Reflections for Holy Monday

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Isaiah 50:4-10 (TNIV)

The Sovereign Lord has given me an instructed tongue,
to know the word that sustains the weary.
He wakens me morning by morning,
wakens my ear to listen like one being taught.
The Sovereign Lord has opened my ears;
I have not been rebellious,
I have not turned away.
I offered my back to those who beat me,
my cheeks to those who pulled out my beard;
I did not hide my face
from mocking and spitting.
Because the Sovereign Lord helps me,
I will not be disgraced.
Therefore have I set my face like flint,
and I know I will not be put to shame.
He who vindicates me is near.
Who then will bring charges against me?
Let us face each other!
Who are my accusers?
Let them confront me!
It is the Sovereign Lord who helps me.
Who will condemn me?
They will all wear out like a garment;
the moths will eat them up.

Who among you fears the Lord
and obeys the word of his servant??
Let those who walk in the dark,
who have no light,
trust in the name of the Lord
and rely on their God.


On Matthew 21:9:

“God save the Son of David! / God bless the one who comes in the name of the Lord! / God save in the highest places!”

“God save (Hosanna) in the highest places!” The third strophe is a prayer again for God’s salvation…and this time a prayer especially for God’s highest resources of salvation, an appeal to God to pull out all the stops, to save from sources that are the deepest (as we say) or the highest (as the Hebrews said). I think we could translate the phrase in way that makes sense to us like this: “God save in the best way!” Matthew has added en tois hypsistois (literally, “in [or, 'with'] the highest”) to the Psalm, and the editing is his way of saying “We need an unusual salvation.” No object of salvation is given, but in the context the object is Jesus. In saving Jesus by resurrection, the “highest” resource of all, God saved all who trust Jesus from the terror of death. The people’s prayer for the best salvation was answered.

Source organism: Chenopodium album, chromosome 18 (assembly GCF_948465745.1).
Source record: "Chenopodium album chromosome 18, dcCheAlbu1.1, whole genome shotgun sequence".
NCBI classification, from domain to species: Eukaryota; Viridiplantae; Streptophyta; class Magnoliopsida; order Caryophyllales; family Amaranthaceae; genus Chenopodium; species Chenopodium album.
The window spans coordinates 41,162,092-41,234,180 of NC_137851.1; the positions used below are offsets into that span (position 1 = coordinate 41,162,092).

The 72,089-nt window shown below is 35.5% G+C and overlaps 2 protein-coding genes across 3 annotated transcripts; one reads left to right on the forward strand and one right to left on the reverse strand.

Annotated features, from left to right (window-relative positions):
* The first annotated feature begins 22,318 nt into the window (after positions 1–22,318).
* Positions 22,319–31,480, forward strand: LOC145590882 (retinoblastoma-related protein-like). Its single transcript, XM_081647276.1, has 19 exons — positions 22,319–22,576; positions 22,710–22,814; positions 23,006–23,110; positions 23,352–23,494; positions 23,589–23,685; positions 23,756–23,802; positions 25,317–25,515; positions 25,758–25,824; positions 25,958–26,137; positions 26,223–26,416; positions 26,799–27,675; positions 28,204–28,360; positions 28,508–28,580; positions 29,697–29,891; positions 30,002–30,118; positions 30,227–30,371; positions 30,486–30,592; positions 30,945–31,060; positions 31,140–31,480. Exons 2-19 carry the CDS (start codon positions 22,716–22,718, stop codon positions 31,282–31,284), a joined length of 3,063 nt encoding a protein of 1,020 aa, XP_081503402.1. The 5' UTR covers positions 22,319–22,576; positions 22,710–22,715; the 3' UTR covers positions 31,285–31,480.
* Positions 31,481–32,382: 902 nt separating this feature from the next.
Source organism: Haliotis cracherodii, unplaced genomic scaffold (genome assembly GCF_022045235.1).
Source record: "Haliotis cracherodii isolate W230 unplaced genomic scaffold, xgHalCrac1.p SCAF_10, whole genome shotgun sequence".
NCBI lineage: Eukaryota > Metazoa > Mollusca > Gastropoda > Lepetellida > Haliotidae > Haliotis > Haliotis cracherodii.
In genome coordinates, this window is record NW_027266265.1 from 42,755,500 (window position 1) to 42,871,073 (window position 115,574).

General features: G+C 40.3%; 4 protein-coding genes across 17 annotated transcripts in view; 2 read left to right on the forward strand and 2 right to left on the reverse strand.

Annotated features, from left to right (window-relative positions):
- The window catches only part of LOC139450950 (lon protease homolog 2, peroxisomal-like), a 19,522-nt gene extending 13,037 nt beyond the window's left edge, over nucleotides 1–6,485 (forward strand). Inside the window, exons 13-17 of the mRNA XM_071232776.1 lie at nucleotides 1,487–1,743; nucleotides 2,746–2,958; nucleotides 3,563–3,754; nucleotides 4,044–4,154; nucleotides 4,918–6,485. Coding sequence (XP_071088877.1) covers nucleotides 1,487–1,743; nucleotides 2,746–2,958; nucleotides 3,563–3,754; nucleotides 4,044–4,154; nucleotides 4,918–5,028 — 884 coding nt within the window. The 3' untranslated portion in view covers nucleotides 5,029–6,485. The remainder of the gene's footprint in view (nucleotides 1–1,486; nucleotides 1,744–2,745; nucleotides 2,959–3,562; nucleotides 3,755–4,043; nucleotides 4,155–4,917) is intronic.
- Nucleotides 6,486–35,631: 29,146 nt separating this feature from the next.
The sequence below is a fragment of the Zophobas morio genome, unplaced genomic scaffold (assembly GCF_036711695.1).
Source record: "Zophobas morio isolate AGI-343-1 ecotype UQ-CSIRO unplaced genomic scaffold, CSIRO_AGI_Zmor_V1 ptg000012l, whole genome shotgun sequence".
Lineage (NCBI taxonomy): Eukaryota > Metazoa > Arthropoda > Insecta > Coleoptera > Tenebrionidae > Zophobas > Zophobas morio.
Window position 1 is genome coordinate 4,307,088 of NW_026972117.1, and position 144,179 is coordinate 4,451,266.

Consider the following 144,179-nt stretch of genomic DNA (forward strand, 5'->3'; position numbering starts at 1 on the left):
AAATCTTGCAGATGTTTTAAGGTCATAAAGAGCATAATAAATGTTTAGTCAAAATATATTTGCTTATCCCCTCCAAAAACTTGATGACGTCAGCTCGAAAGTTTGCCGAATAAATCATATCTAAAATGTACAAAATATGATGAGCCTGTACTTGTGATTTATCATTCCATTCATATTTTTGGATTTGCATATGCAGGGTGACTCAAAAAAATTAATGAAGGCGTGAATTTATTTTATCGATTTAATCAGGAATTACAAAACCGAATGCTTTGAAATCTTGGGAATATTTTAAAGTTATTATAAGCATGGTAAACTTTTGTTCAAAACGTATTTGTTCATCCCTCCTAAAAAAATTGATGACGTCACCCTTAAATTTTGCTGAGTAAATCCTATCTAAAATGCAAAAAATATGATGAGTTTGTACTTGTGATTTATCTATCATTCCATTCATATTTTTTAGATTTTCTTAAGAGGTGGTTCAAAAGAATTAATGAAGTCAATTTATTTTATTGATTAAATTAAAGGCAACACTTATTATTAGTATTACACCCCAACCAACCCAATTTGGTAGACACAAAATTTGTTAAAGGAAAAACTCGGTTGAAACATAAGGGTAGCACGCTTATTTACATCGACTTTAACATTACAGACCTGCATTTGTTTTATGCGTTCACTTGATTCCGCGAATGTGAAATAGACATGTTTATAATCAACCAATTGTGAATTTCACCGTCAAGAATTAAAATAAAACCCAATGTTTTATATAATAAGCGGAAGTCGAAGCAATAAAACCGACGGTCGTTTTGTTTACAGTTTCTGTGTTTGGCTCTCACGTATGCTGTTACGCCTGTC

-Dale Bruner, Matthew, A Commentary, Volume 2: The Churchbook, 357 (emphasis mine)


May Jesus’ Death Be My Life

O Christ Jesus,
may your death be my life,
your labor my repose,
your human weakness my strength,
your confusion my glory.

-Blessed Peter Faber, SJ (from Hearts on Fire: Praying with Jesuits)


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